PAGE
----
Make your own free website on Tripod.com

The Strawberry Blonde

Olivia De Havilland, James Cagney, and Rita Hayworth in 'The Strawberry Blonde'

A Warner Bros.-First National Picture (1941)

Producer: Hal B. Wallis
Associate Producer: William Cagney
Director: Raoul Walsh

Screenplay: Julius J. and Philip G. Epstein,
from play, "One Sunday Afternoon," by James Hagan

Featuring:
James Cagney as Biff Grimes
Olivia De Havilland as Amy Lind
Rita Hayworth as Virginia Brush
Alan Hale as Old Man Grimes
Jack Carson as Hugo Barnstead
George Tobias as Nick Pappalas

Gowns by Orry-Kelly

Black and White, 97 mins. running time


The Strawberry Blonde was based on the play One Sunday Afternoon by James Hagan. The first film adaptation of the story starred Gary Cooper and Fay Wray, and had the same name as the play, as did the 1948 musical version starring Dennis Morgan. The original choice for the part of Virginia Brush in The Strawberry Blonde was Ann Sheridan, Warner Bros. resident red-headed star. But Sheridan refused the part. She was overworked and tired of playing the same kind of roles. Warner Bros. found themselves in need of a new Virginia. Director Raoul Walsh had seen Rita and knew she'd be great in the picture, so he requested her services from Columbia. Though she was known for her red hair in later years, she was still a brunette at this time. Once Rita arrived at Warner's, she was taken to the celebrated House of Westmore, and for the first time had her hair dyed a shade of red. However, with this film being shot in black and white, the new color would not register on film until later in the year, when Blood and Sand was released. After The Strawberry Blonde the color stuck -a ravishing red mane became a staple of the Hayworth image.

Set in turn of the century New York, the story begins one Sunday afternoon at the home of dentist Biff Grimes (James Cagney), where we find him playing horseshoe with a friend. Later he is about to take a walk with his wife when he receives a phone call from a patient suffering from a toothache. Saying he won't work on Sunday, Biff refuses to see the man -until he finds out the patient is Hugo Barnstead (Jack Carson), his arch nemesis (Hugo doesn't know Biff is the dentist). The call prompts Biff to recall where his trouble with Hugo started, ten years ago in the old neighborhood.

At the time, Biff and Hugo were on friendly terms, but both vied for the affections of the dream girl of every man in town, "The Strawberry Blonde", Virginia Brush (Rita Hayworth). Hugo makes her acquaintance and they arrange a double date. Hugo invites Biff to be Virginia's friend's escort. This friend is Amy Lind (Olivia De Havilland), a "freethinking" feminist. Her ideas about equality for men and women scare Biff off. He can't wait for the date to be over, but the prospect of being near Virginia again makes him agree to another double date the next day. The foursome plan to take a boat ride, but as luck would have it, the maximum amount of passengers allowed on board is reached just as Hugo and Amy step on deck. Biff and Virginia are left together on dry land. They enjoy a lovely day together and Virginia agrees to go out with him again, "three weeks from Wednesday".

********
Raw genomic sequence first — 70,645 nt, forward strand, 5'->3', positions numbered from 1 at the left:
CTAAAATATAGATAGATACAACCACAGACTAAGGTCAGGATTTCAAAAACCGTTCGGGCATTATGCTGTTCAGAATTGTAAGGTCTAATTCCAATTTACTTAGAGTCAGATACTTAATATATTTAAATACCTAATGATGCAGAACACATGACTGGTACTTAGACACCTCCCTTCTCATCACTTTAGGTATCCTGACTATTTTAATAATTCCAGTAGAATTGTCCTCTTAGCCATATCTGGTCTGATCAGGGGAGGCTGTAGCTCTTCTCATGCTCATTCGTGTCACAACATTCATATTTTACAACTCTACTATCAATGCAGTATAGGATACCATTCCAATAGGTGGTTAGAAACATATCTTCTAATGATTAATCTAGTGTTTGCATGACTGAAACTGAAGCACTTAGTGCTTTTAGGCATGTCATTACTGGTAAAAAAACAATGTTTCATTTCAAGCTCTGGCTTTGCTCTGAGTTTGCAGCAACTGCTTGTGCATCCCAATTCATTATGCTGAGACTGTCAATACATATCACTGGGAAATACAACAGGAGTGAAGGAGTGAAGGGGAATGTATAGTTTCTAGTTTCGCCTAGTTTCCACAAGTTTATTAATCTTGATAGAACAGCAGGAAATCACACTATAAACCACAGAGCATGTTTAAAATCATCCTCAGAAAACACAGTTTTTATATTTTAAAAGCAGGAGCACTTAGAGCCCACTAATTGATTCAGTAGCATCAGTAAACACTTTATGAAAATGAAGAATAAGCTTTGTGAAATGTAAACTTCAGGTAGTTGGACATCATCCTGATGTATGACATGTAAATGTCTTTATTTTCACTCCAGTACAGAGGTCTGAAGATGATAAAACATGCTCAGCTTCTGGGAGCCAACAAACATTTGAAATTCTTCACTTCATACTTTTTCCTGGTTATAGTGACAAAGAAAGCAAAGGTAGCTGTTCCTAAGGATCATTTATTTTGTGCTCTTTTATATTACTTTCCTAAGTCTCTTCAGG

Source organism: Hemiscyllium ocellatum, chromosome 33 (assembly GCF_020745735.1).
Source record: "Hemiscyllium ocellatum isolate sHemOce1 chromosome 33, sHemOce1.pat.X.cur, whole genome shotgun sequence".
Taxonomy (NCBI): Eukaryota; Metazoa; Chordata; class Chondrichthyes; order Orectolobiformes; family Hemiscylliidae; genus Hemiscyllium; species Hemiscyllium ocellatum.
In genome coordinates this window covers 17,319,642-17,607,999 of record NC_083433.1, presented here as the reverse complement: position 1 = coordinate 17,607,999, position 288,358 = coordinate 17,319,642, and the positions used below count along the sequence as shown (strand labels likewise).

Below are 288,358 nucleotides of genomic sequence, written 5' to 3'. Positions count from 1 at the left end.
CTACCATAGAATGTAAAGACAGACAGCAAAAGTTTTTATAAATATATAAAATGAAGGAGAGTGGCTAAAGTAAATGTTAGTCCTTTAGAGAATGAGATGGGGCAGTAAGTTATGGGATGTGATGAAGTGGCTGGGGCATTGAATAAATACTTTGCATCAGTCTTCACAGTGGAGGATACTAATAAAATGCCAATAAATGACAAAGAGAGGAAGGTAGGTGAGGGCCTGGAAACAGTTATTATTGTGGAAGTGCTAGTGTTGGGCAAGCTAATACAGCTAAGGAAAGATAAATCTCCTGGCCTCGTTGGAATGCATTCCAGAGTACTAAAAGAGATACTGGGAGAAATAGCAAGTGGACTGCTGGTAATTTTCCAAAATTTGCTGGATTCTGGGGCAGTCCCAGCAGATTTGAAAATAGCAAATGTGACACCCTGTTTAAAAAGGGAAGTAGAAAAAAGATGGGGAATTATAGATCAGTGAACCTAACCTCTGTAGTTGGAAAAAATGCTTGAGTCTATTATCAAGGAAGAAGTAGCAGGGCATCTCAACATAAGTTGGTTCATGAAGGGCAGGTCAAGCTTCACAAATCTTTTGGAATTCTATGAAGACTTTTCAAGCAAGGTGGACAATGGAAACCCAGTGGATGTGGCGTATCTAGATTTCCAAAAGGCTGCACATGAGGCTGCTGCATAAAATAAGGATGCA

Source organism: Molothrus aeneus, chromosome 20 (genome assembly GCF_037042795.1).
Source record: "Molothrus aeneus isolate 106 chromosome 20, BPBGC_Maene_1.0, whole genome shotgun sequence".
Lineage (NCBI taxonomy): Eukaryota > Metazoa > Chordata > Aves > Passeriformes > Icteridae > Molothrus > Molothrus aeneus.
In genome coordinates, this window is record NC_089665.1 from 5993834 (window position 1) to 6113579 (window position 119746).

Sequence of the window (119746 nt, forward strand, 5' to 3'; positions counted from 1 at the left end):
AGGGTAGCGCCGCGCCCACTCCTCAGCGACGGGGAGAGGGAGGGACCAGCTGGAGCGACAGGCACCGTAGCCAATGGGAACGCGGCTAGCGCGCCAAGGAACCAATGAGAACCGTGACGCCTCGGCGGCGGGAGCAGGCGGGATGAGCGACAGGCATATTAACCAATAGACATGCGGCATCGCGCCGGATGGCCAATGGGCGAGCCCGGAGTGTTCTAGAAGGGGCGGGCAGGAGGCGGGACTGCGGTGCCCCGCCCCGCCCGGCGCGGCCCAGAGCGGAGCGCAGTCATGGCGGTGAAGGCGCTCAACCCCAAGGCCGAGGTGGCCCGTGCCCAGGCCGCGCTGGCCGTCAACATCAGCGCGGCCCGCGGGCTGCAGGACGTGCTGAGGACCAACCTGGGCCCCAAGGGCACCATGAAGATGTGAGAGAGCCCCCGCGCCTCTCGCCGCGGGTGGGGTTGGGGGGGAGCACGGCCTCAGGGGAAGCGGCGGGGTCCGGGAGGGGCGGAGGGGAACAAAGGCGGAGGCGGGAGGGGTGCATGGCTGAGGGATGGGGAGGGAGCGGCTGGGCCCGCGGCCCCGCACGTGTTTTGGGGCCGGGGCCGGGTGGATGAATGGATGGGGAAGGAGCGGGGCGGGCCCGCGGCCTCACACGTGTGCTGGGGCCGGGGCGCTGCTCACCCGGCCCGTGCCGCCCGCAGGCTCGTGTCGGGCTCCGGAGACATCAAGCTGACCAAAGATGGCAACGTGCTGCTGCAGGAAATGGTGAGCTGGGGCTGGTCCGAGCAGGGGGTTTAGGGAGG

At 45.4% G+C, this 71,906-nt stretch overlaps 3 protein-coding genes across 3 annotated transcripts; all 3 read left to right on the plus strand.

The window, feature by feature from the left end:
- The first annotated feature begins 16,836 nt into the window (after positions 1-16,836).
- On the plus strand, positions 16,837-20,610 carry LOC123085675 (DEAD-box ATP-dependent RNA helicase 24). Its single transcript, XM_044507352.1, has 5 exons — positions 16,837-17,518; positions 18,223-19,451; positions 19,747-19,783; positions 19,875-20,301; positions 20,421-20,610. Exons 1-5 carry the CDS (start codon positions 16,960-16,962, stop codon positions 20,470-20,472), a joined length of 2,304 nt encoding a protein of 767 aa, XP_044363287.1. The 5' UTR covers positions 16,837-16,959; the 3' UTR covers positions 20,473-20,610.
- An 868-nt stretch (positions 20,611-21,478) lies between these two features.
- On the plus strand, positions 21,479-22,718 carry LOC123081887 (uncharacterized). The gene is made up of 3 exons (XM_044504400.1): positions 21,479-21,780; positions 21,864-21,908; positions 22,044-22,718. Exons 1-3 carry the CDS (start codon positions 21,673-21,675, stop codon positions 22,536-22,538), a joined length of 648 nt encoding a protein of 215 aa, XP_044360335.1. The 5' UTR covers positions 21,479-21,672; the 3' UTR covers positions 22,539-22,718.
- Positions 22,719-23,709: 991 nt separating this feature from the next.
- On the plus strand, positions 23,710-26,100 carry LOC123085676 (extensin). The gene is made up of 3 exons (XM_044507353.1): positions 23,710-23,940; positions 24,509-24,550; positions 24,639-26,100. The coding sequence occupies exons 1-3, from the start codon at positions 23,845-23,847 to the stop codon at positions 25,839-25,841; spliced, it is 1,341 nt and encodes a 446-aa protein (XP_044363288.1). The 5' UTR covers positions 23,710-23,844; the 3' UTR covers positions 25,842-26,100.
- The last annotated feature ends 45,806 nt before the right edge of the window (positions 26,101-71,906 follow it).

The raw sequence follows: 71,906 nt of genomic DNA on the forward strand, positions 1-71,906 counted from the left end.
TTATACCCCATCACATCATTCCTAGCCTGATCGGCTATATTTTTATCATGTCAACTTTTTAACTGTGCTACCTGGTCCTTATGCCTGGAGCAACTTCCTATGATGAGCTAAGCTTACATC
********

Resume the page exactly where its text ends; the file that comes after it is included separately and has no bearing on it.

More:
When the agreed upon date arrives, Biff goes to the park to meet Virginia. She never shows, but Amy does. Shortly after, friends pass by and break the big news to Biff -Virginia married Hugo Barnstead that afternoon. Biff is very upset but Amy is there to calm him down. After talking to her, Biff realizes that her feminist talk is just that -talk. She's really an old-fashioned girl, a characteristic that appeals to Biff. They become a steady couple.

We are then taken forward a few years. Biff and Amy are married and Hugo has become a successful businessman. One day Biff has a chance meeting with Virginia and she invites he and Amy over for dinner. Virginia convinces Hugo to make the down-on-his-luck Biff an executive in his company. After a few years of marriage, Virginia has become fed up with her egotistical husband. When the Grimes' come over for dinner, Virginia takes advantage of a power outage by planting a kiss on Biff. The following day, Biff arrives for work as vice president of Hugo's contracting company. He spends his days reading the newspaper and signing documents Hugo tells him to sign. Then one day, one of Hugo's buildings collapses. Vice president Biff Grimes is held responsible -because his signature had appeared on the building contracts. Hugo gets off scot-free and Biff is given a five-year prison sentence for graft. Upon his release, Biff goes back to normal living with Amy.

We now skip ahead to Biff's present-day life, to his office where he anticipates seeing Hugo writhing in pain over a bad tooth. Soon after, Hugo and Virginia arrive, fighting like cats and dogs. Biff gets back at Hugo by yanking out his tooth, without anything to numb the area. Virginia delights in Hugo's agony. They leave Biff's office bickering as usual. Seeing how unhappy Virginia and Hugo's marriage is, Biff realizes he got the better girl. The story closes with the news that Biff and Amy will soon become parents.

The Strawberry Blonde was a successful both critically and financially. The musical score, by Heinz Roemheld, was nominated for an Academy Award. All the stars played tremendously well. Although Rita was a newcomer, she got along famously with the well-established stars of the picture, as well the director Raoul Walsh. The film sent her well on her way to becoming one of the world's most beloved stars.

publicity shot of Rita as Virginia Brush
Rita, as "The Strawberry Blonde", Virginia Brush.

Rita's Golden Movies| Home| Updates| Features| My Page| Biography| FAQs|
Photo Archives| Filmography| VHS/DVD/Music| Books| Quizzes| Fan Club|
News| Message Board| Guestbook| Awards| Links| Email| Search